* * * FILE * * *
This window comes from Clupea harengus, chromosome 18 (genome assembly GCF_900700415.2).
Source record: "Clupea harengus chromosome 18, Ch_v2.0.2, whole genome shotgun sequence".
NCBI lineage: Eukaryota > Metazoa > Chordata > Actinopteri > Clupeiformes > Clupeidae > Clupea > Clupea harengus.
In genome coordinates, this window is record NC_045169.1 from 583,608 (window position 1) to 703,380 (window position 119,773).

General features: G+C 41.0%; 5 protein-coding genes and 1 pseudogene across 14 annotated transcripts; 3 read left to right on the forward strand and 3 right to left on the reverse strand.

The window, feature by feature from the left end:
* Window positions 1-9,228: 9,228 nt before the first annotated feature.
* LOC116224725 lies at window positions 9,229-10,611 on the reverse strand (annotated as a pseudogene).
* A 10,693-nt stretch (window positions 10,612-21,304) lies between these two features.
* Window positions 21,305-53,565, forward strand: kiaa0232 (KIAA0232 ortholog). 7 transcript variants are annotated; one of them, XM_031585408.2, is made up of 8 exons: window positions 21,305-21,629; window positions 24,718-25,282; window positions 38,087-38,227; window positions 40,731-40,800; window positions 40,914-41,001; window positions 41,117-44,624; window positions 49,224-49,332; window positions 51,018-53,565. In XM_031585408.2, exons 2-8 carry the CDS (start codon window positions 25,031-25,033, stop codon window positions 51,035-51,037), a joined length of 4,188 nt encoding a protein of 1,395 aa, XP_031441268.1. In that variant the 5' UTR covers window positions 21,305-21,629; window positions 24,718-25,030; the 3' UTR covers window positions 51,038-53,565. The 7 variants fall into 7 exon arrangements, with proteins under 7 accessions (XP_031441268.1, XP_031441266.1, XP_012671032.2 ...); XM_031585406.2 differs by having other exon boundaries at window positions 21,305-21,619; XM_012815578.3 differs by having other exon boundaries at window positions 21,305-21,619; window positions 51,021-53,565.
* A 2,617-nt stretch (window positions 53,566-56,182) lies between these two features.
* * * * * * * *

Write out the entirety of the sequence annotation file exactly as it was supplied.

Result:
This window comes from Clupea harengus, chromosome 18 (genome assembly GCF_900700415.2).
Source record: "Clupea harengus chromosome 18, Ch_v2.0.2, whole genome shotgun sequence".
NCBI lineage: Eukaryota > Metazoa > Chordata > Actinopteri > Clupeiformes > Clupeidae > Clupea > Clupea harengus.
In genome coordinates, this window is record NC_045169.1 from 583,608 (window position 1) to 703,380 (window position 119,773).

General features: G+C 41.0%; 5 protein-coding genes and 1 pseudogene across 14 annotated transcripts; 3 read left to right on the forward strand and 3 right to left on the reverse strand.

The window, feature by feature from the left end:
* Window positions 1-9,228: 9,228 nt before the first annotated feature.
* LOC116224725 lies at window positions 9,229-10,611 on the reverse strand (annotated as a pseudogene).
* A 10,693-nt stretch (window positions 10,612-21,304) lies between these two features.
* Window positions 21,305-53,565, forward strand: kiaa0232 (KIAA0232 ortholog). 7 transcript variants are annotated; one of them, XM_031585408.2, is made up of 8 exons: window positions 21,305-21,629; window positions 24,718-25,282; window positions 38,087-38,227; window positions 40,731-40,800; window positions 40,914-41,001; window positions 41,117-44,624; window positions 49,224-49,332; window positions 51,018-53,565. In XM_031585408.2, exons 2-8 carry the CDS (start codon window positions 25,031-25,033, stop codon window positions 51,035-51,037), a joined length of 4,188 nt encoding a protein of 1,395 aa, XP_031441268.1. In that variant the 5' UTR covers window positions 21,305-21,629; window positions 24,718-25,030; the 3' UTR covers window positions 51,038-53,565. The 7 variants fall into 7 exon arrangements, with proteins under 7 accessions (XP_031441268.1, XP_031441266.1, XP_012671032.2 ...); XM_031585406.2 differs by having other exon boundaries at window positions 21,305-21,619; XM_012815578.3 differs by having other exon boundaries at window positions 21,305-21,619; window positions 51,021-53,565.
* A 2,617-nt stretch (window positions 53,566-56,182) lies between these two features.